The cyclic carbonate reagent(s) used in this invention may react with free water in the reaction mixture forming polyglycerol. This is generally not preferred, and it is accordingly desirable to use dry reagents--if necessary removing water from the reagents used, most notably, the fatty acid. Suitably, fatty acid drying may be done by heating to evaporate the water e.g. under vacuum, before mixing the cyclic carbonate reagent with the fatty acid. The base catalyst may react with the fatty acid to form a salt (soap) and small amounts of water so such evaporative drying may be carried out after combining the base catalyst and the fatty acid. For corresponding reasons, it also is desirable to use cyclic carbonates which have a low content of free polyol such as glycerol.
Generally we expect that the reaction will be carried out in a batch mode, typically by mixing the reagents in a suitable vessel and allowing them to react, usually under stirring for a suitable time (see above). As noted above fresh reagent, particularly glycerol carbonate, and/or catalyst may be added occasionally, at multiple intervals or continuously during the reaction (semi-batch operation). It is also possible to use continuous or semi-continuous reaction modes if desired.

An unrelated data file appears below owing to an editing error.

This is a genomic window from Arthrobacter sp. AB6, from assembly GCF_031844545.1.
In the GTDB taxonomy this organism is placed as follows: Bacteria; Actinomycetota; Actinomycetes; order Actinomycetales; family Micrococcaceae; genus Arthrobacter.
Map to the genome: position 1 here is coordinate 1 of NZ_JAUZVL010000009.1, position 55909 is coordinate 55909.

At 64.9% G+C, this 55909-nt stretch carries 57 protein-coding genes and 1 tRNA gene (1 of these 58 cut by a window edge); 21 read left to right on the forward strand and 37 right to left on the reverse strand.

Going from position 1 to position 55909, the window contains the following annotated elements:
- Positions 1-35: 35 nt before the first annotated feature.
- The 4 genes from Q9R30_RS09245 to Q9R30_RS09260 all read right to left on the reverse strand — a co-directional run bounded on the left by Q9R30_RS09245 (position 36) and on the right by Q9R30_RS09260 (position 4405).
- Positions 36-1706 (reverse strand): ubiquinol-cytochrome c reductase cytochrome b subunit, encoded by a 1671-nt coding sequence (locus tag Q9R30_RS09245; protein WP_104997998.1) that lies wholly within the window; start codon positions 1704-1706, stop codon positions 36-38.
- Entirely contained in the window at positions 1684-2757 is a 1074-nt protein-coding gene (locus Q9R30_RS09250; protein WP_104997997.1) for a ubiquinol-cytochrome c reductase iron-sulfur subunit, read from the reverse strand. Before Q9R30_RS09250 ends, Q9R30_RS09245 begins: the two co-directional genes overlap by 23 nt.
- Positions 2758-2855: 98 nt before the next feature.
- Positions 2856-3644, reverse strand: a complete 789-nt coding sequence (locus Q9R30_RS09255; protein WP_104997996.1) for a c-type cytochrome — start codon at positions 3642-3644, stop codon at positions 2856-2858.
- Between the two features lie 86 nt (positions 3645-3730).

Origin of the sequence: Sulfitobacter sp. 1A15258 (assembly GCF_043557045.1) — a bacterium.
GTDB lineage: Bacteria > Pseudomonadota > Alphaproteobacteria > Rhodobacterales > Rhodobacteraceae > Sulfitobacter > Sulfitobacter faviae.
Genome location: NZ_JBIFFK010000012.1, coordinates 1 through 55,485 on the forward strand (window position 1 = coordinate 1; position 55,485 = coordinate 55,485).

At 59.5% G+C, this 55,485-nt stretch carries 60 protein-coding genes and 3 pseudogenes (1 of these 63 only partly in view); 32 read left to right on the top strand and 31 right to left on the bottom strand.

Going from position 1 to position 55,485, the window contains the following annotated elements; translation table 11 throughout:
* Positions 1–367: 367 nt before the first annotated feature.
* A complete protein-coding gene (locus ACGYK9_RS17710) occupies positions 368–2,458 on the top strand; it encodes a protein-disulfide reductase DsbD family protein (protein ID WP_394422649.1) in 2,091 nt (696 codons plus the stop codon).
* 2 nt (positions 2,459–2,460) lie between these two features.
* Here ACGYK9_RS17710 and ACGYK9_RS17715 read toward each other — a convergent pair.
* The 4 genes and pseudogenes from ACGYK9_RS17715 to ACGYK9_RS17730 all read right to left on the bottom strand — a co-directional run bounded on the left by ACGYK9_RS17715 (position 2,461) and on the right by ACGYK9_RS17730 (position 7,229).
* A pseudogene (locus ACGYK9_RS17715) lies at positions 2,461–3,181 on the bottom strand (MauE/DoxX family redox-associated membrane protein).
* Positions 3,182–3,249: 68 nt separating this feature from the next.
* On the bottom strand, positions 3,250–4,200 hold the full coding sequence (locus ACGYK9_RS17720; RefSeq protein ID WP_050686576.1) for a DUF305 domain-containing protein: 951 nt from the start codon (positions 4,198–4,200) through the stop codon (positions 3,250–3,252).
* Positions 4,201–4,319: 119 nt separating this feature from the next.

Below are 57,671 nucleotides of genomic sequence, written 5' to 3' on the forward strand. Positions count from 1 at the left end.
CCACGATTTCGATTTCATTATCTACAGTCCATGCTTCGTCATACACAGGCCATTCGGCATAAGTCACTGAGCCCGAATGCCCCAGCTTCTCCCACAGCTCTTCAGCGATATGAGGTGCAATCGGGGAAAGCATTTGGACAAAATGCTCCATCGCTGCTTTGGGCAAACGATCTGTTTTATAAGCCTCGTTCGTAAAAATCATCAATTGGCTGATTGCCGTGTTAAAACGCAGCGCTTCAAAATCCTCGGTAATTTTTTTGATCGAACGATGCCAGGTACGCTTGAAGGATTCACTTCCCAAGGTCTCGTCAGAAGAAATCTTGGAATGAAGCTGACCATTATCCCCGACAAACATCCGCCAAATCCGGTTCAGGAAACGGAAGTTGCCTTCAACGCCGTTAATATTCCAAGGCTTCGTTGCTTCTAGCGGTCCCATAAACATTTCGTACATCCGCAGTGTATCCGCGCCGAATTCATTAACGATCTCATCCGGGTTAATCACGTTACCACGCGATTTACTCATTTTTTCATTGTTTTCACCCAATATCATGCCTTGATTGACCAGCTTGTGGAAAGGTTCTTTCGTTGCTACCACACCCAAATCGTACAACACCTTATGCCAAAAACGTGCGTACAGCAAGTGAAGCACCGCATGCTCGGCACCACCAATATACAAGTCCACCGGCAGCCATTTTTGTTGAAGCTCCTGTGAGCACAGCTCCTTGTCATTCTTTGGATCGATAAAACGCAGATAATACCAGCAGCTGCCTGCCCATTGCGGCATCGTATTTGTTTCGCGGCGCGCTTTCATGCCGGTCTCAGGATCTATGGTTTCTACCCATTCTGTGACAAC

Polyglycerol esters can be used in a wide variety of applications. In food and/or cosmetic applications and products, they are typically used as oil in water and sometimes as water in oil emulsifiers, solubilizers, emollients, dispersants, spreading agents and rheology modifiers. In industrial applications, they are used as oil in water and sometimes as water in oil emulsifiers, dispersants, and potentially in antifog, antistatic, lubrication or plasticizer applications.
The following Examples illustrate the invention. All parts and percentages are by weight unless otherwise stated.
Fatty acids (Abbreviated FA)
FA1 octanoic acid, ex Uniqema (Croda)
FA2 lauric acid, Prifrac 2920 ex Uniqema (Croda)
FA3 coconut oil fatty acid (COFA), ex Uniqema (Croda)
FA4 palmitic acid, ex Uniqema (Croda)
FA5 stearic acid, ex Uniqema (Croda)
FA6 iso stearic acid, ex Uniqema (Croda)
FA7 oleic acid
Cat5 1,8-diazabicyclo[5.4.0]undec-7-ene (DBU)
Oil1 hexadecane Arlamol HD ex Uniqema (Croda)